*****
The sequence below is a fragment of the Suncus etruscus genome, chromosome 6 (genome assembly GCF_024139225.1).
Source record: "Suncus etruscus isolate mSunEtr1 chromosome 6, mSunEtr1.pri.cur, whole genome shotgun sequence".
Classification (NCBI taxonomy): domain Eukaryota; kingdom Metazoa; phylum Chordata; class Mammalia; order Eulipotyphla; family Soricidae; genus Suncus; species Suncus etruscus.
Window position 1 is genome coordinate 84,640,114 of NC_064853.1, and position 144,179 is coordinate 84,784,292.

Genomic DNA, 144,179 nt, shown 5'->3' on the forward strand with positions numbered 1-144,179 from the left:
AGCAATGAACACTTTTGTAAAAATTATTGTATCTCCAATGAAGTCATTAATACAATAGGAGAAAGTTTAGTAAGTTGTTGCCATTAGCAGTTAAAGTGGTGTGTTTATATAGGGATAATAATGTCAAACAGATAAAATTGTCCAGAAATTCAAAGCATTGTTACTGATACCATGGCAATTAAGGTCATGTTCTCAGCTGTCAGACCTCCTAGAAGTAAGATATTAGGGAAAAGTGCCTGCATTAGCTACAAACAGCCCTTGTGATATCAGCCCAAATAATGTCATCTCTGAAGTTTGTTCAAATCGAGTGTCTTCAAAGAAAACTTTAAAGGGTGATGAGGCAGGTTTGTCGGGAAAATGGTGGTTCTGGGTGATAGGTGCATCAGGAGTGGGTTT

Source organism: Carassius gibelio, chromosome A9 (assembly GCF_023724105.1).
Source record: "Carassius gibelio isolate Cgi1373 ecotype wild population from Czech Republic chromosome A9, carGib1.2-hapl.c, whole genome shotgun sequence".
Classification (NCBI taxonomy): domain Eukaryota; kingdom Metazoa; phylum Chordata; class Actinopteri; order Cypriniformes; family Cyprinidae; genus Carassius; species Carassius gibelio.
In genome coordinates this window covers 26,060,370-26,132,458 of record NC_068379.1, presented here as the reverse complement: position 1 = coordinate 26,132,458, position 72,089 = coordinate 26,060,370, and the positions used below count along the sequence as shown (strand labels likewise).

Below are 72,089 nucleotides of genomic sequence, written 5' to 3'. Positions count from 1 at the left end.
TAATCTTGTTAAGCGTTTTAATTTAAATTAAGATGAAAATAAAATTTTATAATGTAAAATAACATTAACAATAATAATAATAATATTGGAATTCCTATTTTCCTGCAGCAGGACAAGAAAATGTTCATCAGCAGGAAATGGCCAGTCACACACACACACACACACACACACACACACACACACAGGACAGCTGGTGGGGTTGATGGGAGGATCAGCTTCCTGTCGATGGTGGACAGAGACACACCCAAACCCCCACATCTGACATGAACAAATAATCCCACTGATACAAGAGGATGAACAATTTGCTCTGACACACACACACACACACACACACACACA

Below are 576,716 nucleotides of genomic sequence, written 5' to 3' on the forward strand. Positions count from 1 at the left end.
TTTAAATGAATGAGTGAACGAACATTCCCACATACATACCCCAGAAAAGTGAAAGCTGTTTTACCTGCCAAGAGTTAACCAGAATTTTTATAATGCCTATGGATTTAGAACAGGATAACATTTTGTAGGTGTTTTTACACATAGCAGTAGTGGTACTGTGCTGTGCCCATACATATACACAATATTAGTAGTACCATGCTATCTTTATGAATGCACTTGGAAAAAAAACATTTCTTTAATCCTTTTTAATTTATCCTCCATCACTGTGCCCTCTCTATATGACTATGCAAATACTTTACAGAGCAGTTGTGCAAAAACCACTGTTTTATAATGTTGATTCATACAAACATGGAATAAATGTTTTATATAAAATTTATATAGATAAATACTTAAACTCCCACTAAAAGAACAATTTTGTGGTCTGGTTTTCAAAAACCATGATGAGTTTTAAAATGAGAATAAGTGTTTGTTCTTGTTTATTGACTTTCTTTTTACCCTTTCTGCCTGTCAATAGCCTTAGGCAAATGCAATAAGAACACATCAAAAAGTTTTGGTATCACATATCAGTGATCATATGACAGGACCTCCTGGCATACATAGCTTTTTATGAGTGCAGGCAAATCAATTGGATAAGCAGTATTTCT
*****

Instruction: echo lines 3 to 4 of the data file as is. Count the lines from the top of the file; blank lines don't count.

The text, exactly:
Classification (NCBI taxonomy): domain Eukaryota; kingdom Metazoa; phylum Chordata; class Mammalia; order Eulipotyphla; family Soricidae; genus Suncus; species Suncus etruscus.
Window position 1 is genome coordinate 84,640,114 of NC_064853.1, and position 144,179 is coordinate 84,784,292.